6. laflaca

    Drug/Alcohol screenigns by school nurses?

    There's a recent thread on the school nurse forum....
  7. laflaca

    buying supplies with your own money

    Hi friends - I work in a public school that is nearly 100% low-income kids. Public school funding here is 48th out of the 50 states. There's no money for anything, anywhere...which basically means that in wealthier neighborhoods, parents get a list and purchase $200+ dollars of classroom and office supplies at the beginning of the year, apart from what their individual child needs. In schools like mine, not so much. Our teachers typically spend at least a couple hundred bucks of their own money, or sometimes considerably more, on basic supplies for their classroom (adding insult to injury, since their salaries are low). The budget for the school health office is zero. Our resourceful administrative assistant pirated $200 from her office supply budget so I could get basic supplies from the district warehouse in September. I brought my own manual BP cuff, pulse ox, and thermometer to the office since it's out of the question to pay $300 to replace the battery and re-calibrate our Welch Allyn rolling unit. I regularly find myself picking up cough drops, disinfectant wipes, snacks, etc for school when I'm out doing my own shopping. Do others face this issue? In a seemingly bottomless pit of needs, where do you draw the line? No one's going to die for lack of a cough drop, for sure. But there are some basic things that make my work life easier (like the organizer bags I purchased for storing medications) - sometimes I'd just rather have them than not, and I'm not going to get them any other way.
  8. laflaca

    Nurses that “only do it for the money”

    ha! I was a social worker before I was a nurse, and it was the same thing. Not that we were "only in it for the (terrible) pay,"...more like: "If you truly were compassionate and cared about our clients/mission/social justice vision, and if you were the special person truly called to this profession, you would.....(stay late, agree to be on call, work for free, not complain about unsafe working conditions, etc)." For the record, I worked for a few years as an interpreter/translator, and no one ONCE asked me if it was my calling. I think that some people are very uneasy about women working at all, and tolerate the idea more easily if we are motivated by our 'natural caring abilities' and not by filthy lucre. Other people use the 'true calling' argument to justify why traditionally female jobs are paid so much less than traditionally male ones. We get paid less, but we're just up to our ears in warm fuzzies. Personally - I'd rather be up to my ears in filthy lucre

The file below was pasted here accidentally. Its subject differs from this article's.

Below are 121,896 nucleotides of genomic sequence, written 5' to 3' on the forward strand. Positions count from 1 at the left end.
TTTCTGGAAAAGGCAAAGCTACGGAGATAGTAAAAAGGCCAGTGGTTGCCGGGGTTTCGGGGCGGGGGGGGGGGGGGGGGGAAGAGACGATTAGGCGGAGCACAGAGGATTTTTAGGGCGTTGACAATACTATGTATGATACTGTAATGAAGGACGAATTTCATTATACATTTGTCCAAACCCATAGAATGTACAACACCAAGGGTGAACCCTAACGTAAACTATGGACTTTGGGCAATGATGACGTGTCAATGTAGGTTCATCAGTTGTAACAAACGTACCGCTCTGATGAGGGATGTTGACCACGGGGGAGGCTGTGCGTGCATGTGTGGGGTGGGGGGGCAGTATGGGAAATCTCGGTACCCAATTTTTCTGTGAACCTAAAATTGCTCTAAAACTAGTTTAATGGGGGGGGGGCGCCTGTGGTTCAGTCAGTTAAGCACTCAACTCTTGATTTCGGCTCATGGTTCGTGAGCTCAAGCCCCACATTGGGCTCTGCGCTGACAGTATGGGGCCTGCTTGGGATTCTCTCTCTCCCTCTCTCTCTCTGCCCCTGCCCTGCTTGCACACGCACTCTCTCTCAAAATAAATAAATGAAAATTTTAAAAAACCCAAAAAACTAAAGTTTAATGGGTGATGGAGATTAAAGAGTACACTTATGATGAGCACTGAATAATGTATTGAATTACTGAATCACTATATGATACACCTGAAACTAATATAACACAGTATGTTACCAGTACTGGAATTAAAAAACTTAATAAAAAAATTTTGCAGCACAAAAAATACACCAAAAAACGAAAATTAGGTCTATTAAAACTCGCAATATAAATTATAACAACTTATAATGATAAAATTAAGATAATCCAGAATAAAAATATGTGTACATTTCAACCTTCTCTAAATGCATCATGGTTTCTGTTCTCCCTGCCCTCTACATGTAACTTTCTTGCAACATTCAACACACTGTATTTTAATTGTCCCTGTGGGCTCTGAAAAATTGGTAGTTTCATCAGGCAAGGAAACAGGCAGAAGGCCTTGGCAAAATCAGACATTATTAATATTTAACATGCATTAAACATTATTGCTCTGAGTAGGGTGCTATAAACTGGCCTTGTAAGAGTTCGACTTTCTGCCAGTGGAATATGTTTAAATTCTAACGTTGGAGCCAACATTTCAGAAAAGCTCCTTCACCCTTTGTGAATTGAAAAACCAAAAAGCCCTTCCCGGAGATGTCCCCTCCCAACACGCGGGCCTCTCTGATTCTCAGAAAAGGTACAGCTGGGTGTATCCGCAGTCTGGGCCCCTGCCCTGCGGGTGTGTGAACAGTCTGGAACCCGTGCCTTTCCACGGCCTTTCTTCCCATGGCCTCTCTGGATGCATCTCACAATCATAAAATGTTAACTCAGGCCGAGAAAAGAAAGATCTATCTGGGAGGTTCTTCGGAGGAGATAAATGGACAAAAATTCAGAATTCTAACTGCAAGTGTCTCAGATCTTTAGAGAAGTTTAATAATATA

9. laflaca

    Arizona state/government hospitals

    The pension plan is 11%-and-change from your check, but the employer ALSO puts 11% which is unheard of in the private sector....so once you get used to the bite from your paycheck, it's a great benefit. If you stick around you get an actual pension....like people used to in the olden days The State is definitely a mess pay-wise. I think that broad categories of State workers, not just nurses, go without pay increases for many years. They also implement hiring freezes regularly; here in the great wild west of AZ, my fellow citizens are not enthusiastic about funding government services. Except law enforcement. County nurses, I'm sorry to say, do not always get raises. I worked for Maricopa County (2014-2017 plus PRN work) and did get a small (2%) raise while there - however, my coworkers told me the last increase was something like 7 years before that. No cost-of-living, no step increases, no nothing, exact same number on your paycheck. Can't speak for counties other than Maricopa. MIHS (Maricopa county hospital) gave raises while I was there. I don't know if that's reliably true. The best scenario in most of these government nursing jobs, I think, is to come in with 10 or more years of experience (common scenario at County is a nurse who is sick of busting their butt at the bedside, who takes a lower-key job in government). You're pretty much topped out on pay range in the private sector anyway; switching to government you get hired in around the middle of their (modest) pay range, and if you're there for a long time you will eventually creep up the scale. You take a pay cut, but the benefits are better and generally the work is not as intense. If you've still got 10 or 20 years to work, you'll have a nice little pension to add to whatever you saved before. If you get hired at State or Maricopa County with less than 5 years experience, they're going to hire you at the dead bottom of the range. Since the pay scale is already low and you might not get raises for years, and since your earnings in the private sector would increase quite a bit in the first few years of practice....the gap between your pay and non-government pay gets bigger and bigger each year. You'll creep up the pay scale eventually but with such a long way to go, it's not guaranteed you'll even reach the middle. There are tradeoffs, no matter what you do. Hope this helps.
  10. laflaca

    Blackballed for leaving after only a year?

    Good advice above....I'm sure you're a fantastic nurse but they are not going to be "devastated." As you're talking to your manager, she's already going to be adding "Tell HR to post TurquoiseTortoise's job" to her task list. It might be disheartening, but also a relief, to realize that you're a small part of a large machine. They'll be OK. Double check your employer's policy as soon as you can, ideally before you get an offer, so you know when you'll be available to start. When I quit a job because I was moving out of state, I was very surprised to find that my hospital had a 30-day notice requirement for RNs. I'd never had a job that required more than 2 weeks.